FDAThe Office of Inspector General and a joint staff for two ranking Republican lawmakers recently issued critical reports on the FDA’s 2010-2011 employee monitoring for trade-secret leaks (see OIG and Joint Staff). They criticize the FDA for essentially “spying” on its employees without first assessing whether the computer monitoring may violate federal wiretapping laws and whistleblower protections. Coming at a time when the FDA is embroiled in litigation concerning this surveillance, these reports highlight how employers can avoid liability when trying to uncover suspected trade-secret or confidential-data theft.

The FDA’s employee monitoring was a response to several news articles that referenced specific confidential data when reporting on disputes between FDA scientists and managers about medical-device approvals (e.g., NYT 1/12/09 and NYT 3/28/10). After receiving complaints from companies whose secrets and data may have been disclosed, the FDA began real-time monitoring of employees’ computer activities to determine the potential leak. The FDA used two forensic monitoring tools. “EnCase” captured retrospective images of the employees’ computer hard-drives and attached external drives, while “SpectorSoft” captured real-time screenshots—every few seconds—of the employees’ computers and keystrokes. Immediately before and during the monitoring, the FDA also used a notice banner that appeared when an employee logged onto a network computer. It prompted the employee to click “OK” to continue, and read, in part:


The FDA’s monitoring captured nearly everything these employees had done and were doing on and through their FDA computers: including images of non-FDA thumb-drives plugged into the computers; passwords to personal email accounts; attorney-client communications; and communications with Congress. The FDA ultimately relied on what the monitoring uncovered to take employment actions against several employees suspected of leaking the confidential data.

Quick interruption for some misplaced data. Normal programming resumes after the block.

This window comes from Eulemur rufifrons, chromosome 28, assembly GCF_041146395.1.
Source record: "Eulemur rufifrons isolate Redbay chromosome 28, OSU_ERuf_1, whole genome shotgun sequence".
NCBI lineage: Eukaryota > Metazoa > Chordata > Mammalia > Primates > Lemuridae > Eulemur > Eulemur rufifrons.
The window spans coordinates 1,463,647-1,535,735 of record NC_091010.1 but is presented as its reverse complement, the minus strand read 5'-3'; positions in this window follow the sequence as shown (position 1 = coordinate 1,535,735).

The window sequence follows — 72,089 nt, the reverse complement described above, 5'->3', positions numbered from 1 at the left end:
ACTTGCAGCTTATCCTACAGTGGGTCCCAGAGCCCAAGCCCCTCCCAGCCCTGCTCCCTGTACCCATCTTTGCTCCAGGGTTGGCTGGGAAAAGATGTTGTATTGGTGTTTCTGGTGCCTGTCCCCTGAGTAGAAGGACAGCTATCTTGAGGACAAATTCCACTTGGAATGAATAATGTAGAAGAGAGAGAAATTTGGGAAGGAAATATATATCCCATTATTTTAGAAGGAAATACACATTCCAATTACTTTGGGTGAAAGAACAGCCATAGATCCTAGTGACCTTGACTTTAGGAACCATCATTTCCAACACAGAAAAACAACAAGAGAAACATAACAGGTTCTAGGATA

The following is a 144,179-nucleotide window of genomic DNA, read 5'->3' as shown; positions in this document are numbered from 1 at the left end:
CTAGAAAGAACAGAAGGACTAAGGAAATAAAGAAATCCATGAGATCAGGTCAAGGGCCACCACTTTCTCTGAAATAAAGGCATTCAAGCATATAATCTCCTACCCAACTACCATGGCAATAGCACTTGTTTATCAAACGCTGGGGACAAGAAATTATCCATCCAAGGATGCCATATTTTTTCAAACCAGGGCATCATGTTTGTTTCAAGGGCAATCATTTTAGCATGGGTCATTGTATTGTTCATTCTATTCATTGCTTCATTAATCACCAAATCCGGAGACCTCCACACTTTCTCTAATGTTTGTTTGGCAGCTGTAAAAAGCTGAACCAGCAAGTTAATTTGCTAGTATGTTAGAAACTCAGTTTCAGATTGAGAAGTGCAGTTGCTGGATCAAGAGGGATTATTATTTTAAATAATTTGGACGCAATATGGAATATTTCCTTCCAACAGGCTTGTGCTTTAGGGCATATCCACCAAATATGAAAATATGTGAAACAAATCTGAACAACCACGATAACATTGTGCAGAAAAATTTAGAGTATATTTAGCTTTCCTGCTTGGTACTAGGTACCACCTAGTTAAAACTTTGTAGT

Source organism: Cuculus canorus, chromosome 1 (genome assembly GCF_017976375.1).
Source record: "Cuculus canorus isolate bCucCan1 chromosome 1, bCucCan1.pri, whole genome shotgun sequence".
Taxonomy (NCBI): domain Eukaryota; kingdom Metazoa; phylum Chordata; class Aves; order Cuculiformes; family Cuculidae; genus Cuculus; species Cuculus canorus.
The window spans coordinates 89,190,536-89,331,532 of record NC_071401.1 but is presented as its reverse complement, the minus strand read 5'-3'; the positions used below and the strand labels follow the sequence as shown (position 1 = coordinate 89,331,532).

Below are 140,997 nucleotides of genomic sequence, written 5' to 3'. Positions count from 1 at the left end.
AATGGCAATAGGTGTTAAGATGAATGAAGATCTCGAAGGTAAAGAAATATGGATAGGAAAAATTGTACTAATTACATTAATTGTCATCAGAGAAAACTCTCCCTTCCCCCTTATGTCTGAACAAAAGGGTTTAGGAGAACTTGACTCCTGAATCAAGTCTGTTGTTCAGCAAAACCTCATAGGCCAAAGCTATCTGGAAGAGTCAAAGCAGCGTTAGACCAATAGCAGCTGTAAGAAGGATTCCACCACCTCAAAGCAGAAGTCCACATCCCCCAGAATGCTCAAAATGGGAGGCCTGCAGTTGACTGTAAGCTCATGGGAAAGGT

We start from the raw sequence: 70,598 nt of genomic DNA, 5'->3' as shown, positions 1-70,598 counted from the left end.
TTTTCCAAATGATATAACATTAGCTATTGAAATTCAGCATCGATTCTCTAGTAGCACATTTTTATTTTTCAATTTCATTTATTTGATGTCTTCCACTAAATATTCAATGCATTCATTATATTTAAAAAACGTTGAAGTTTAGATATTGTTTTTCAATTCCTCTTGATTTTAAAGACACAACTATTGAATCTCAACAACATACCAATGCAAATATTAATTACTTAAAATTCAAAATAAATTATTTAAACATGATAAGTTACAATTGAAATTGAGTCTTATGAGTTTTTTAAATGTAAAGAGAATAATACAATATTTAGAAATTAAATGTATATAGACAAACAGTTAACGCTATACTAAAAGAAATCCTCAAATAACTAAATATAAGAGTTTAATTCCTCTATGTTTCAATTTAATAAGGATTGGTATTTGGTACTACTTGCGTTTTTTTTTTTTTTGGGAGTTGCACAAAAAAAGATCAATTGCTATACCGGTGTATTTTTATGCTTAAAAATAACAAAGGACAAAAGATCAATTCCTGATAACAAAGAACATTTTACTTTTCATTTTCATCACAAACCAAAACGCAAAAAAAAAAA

But the FDA had no policies for conducting this employee monitoring.  Particularly troubling, the FDA had no policies to ensure compliance with federal wiretapping laws, whistleblower protections, or the Fourth Amendment. The OIG found that it was therefore “particularly important” for the FDA to ensure it understood “the full extent of the limits on the agency and the rights of its employees,” and faulted the FDA for failing to plan its monitoring without “the timely assistance of counsel.”  To prevent future failures, the OIG suggested that the FDA’s umbrella agency adopt internal controls that address:

  • the agency’s authority to monitor employee communications or access employee files;
  • protection of the rights of employees and the extent of an employee’s expectation of privacy while using agency IT resources;
  •  specific conditions for requesting access to employee communications;
  •  defined roles and responsibilities for initiating, reviewing, and approving requests to access employee communications and data; and
  • retention of records that document the initiation, review, and approval of electronic monitoring, including opinions and recommendations of legal counsel.

Employers may find themselves in a similar situation to the FDA’s, with evidence suggesting an employee is disclosing or stealing trade secrets—or at least plotting to do so. And they will likely want to monitor employee activity to verify their suspicions. But before doing so, employers should confirm they have already instituted policies similar to the OIG’s suggestions, as well as—and just as importantly—seek immediate assistance from counsel.

Like the FDA, most employers are not in the business of “spying” on their own employees and may incur unexpected liability when merely trying to protect their most valued assets. Experienced counsel can help navigate this legal landscape—protecting employers from liability, as well as employee theft. If nothing else, the FDA’s current legal troubles make one thing clear. Counsel must be involved at each step of any anticipated employee monitoring. The last thing an employer wants to face is liability to the same employee who stole secrets and confidential data.